Business Intelligence platform for hoteliers
December 20, 2017
When there isn’t a solution in the market available for a particular need, there’s opportunity. This familiar backstory is how Frontline Performance Group (FPG) initially made its way into the hospitality industry. Today, FPG’s business intelligence platform is being used at hundreds of properties.
“Circa 2013, when FPG entered the hospitality space, we recognized there was a need to provide analytics and transparency to the transaction sales touchpoints within hotels,” Geoffery Toffetti, president of FPG. “We spent nearly eight months searching the marketplace for a platform we could license that would provide what we needed. Alas, we were unable to identify any viable solutions, and so embarked on the journey to create such platform ourselves.”
Originally named pulse (FPG changed the name of its platform in light of the Pulse nightclub tragedy in Orlando, FL), the company’s software, now called IN-Gauge, is designed to optimize performance, development, motivation, and training at properties.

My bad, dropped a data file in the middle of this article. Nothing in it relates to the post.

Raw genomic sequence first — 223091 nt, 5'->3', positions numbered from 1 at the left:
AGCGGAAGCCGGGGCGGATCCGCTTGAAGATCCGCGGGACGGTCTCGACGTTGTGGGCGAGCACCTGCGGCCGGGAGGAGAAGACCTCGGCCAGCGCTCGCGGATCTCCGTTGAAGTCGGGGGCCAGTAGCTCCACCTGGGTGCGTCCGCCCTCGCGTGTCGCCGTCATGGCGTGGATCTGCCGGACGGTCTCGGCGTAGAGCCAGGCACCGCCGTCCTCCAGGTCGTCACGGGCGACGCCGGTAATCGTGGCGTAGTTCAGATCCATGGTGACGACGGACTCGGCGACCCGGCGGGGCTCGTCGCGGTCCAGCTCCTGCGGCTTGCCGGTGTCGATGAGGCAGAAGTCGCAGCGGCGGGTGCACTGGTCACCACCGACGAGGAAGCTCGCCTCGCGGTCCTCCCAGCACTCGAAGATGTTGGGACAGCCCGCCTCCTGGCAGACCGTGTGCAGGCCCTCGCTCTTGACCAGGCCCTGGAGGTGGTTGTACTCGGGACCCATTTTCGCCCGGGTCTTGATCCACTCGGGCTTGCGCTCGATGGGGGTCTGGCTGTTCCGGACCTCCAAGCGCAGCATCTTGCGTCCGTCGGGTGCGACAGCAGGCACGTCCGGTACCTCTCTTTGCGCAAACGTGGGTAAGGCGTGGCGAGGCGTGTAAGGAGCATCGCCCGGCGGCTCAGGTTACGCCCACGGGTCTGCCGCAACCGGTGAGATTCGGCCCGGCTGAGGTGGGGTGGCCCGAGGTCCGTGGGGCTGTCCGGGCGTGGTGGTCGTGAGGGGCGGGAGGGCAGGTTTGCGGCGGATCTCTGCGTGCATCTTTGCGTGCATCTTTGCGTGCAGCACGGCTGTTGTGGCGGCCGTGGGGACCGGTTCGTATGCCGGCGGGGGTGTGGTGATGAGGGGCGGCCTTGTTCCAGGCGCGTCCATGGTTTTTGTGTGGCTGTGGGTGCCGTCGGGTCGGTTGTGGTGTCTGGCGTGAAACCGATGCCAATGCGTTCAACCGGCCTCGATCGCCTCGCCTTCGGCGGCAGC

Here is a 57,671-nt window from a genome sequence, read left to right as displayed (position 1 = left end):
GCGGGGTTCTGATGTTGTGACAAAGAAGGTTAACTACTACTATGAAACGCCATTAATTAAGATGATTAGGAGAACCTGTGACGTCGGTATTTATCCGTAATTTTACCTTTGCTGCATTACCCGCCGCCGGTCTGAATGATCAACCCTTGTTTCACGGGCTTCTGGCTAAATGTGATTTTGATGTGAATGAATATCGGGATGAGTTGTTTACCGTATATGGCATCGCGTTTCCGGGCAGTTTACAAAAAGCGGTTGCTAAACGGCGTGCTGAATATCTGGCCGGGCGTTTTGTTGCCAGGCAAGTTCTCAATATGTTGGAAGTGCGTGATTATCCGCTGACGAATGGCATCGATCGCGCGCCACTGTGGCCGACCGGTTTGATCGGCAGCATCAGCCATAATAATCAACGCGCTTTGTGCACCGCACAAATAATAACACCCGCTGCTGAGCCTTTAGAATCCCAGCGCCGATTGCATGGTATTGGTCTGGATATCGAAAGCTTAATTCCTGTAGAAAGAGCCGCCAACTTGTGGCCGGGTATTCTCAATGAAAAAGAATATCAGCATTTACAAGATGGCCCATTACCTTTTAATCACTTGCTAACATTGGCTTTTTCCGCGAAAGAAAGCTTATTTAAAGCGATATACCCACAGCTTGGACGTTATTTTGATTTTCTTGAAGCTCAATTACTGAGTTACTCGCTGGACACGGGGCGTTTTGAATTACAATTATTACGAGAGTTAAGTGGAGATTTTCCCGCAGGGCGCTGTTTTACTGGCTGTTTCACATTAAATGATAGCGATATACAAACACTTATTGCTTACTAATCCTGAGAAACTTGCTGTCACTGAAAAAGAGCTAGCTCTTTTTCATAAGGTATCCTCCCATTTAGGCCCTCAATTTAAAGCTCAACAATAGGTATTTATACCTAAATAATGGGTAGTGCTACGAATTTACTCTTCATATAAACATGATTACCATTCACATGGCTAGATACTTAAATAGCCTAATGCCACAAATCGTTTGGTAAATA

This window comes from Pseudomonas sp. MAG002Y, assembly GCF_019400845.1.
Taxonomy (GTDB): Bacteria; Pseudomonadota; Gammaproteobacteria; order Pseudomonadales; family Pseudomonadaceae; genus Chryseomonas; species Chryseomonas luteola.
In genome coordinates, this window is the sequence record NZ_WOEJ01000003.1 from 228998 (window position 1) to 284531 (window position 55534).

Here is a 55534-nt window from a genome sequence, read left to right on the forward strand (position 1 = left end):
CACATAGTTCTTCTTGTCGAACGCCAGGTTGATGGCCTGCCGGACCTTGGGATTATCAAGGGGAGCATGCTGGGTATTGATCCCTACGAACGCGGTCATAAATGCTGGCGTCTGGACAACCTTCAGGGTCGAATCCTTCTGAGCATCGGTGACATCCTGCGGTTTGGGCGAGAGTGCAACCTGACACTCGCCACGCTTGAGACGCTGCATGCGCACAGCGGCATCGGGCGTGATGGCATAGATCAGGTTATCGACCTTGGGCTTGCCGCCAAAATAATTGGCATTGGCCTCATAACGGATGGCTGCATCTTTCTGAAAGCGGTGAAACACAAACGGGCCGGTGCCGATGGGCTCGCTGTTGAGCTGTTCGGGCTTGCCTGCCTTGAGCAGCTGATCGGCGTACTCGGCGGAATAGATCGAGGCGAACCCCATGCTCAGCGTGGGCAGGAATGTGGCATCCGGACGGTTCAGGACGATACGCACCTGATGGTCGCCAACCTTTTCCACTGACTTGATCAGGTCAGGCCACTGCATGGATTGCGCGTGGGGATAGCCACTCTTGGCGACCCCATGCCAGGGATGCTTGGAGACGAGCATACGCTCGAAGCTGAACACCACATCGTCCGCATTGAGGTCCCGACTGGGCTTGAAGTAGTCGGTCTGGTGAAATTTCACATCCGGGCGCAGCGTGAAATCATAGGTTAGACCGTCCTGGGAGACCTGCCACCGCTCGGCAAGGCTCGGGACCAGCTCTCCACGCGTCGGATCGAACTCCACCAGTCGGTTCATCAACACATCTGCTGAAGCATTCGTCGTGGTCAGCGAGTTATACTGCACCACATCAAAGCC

“IN-Gauge is deployed in more than 200 hotels”, Toffetti said. “We are in the process of migrating an additional 250 locations onto the platform now. The software is also deployed in hundreds of car rental locations in Europe, two major hotel call centers, and one of the world’s largest theme parks. Our hotel brand customers include Hilton, Marriott, Accor, and the Four Seasons.”
FPG’s platform aims to improve frontline performance, which can, more often than not, be limited by belief. “All too often, frontline employees are marginalized and underdeveloped,” the executive explained. “This neglect leaves them feeling uninspired and untrusted, going through the motions of the job without any clear purpose to their work.” There are also several notable recurring environmental issues impacting this matter.
“For example, unreliable inventory controls limited what a front-desk agent will offer,” Toffetti said. “An employee only has to be burned a few times on offering a room that turns out not to be available before they give up.”
Ultimately, there are many factors undermining performance, and “they are most often a cocktail of behavior and operational obstacles,” he pointed out.